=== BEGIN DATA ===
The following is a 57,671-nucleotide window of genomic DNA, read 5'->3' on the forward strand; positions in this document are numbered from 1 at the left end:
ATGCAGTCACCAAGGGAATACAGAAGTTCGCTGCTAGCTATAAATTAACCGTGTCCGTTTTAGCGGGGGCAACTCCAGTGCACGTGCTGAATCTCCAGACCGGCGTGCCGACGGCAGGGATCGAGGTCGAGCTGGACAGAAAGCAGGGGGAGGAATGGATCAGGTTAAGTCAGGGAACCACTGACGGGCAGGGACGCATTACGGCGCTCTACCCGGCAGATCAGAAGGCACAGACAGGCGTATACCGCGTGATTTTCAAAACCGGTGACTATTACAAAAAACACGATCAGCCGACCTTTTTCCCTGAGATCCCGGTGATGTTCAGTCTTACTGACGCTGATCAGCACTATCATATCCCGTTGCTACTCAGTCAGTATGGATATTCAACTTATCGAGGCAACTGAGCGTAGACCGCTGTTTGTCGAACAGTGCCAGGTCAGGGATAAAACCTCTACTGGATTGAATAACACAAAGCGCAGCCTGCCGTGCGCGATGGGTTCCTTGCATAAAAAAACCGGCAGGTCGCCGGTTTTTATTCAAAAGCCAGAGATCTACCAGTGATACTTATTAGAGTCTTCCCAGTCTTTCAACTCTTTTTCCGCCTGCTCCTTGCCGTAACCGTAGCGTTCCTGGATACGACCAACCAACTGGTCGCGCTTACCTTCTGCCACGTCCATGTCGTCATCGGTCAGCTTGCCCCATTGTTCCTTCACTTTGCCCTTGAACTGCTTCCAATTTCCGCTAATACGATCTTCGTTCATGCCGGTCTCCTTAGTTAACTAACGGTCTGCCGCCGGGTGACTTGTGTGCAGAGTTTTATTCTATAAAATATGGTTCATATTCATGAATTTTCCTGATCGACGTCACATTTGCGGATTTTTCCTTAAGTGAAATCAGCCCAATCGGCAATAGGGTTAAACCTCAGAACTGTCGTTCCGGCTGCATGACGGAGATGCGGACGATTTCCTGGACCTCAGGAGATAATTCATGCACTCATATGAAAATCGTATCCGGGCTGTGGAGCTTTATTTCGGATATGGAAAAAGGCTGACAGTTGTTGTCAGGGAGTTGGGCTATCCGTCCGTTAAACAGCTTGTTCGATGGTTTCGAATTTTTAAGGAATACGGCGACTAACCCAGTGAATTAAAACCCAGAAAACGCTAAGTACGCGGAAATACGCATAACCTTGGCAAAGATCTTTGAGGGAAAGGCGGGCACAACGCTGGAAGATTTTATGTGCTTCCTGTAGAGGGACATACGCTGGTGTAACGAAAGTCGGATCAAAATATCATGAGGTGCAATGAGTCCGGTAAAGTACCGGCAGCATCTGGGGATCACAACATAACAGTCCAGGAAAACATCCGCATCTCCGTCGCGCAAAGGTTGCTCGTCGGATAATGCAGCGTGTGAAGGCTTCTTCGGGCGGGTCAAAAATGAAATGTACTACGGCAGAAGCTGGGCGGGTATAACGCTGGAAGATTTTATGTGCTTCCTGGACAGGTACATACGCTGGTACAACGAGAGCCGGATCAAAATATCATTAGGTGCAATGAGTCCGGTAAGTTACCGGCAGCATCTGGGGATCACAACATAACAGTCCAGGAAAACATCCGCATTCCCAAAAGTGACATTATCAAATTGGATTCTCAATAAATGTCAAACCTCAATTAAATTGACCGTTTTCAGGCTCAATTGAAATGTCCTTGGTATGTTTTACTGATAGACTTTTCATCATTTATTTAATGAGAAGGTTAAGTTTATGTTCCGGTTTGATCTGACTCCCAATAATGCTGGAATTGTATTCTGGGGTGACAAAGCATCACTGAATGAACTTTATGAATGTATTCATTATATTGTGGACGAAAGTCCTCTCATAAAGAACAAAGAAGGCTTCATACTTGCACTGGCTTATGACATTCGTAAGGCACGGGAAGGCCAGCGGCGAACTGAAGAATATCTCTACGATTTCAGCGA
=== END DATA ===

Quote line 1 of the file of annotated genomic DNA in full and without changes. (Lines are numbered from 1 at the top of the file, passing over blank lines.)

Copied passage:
The following is a 57,671-nucleotide window of genomic DNA, read 5'->3' on the forward strand; positions in this document are numbered from 1 at the left end: